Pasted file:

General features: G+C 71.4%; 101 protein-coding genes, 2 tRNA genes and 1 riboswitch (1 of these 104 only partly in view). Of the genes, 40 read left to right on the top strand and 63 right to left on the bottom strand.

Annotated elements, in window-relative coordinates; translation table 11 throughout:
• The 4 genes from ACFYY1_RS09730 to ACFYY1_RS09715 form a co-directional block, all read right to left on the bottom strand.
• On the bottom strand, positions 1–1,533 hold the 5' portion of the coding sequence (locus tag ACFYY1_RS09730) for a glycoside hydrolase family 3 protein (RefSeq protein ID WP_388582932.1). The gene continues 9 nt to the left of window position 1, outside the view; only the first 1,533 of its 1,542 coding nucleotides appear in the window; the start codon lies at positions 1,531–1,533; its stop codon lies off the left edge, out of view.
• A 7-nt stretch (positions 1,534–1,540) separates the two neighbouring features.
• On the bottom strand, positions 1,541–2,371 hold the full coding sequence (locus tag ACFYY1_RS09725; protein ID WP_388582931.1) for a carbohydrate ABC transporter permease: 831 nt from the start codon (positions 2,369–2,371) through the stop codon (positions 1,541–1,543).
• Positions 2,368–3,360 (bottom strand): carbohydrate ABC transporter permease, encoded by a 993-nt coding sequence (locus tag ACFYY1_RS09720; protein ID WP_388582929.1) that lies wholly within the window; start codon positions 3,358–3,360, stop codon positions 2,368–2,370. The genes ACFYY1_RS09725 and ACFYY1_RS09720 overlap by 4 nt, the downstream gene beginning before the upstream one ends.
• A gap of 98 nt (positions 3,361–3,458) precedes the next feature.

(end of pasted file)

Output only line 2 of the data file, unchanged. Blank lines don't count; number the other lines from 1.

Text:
Annotated elements, in window-relative coordinates; translation table 11 throughout: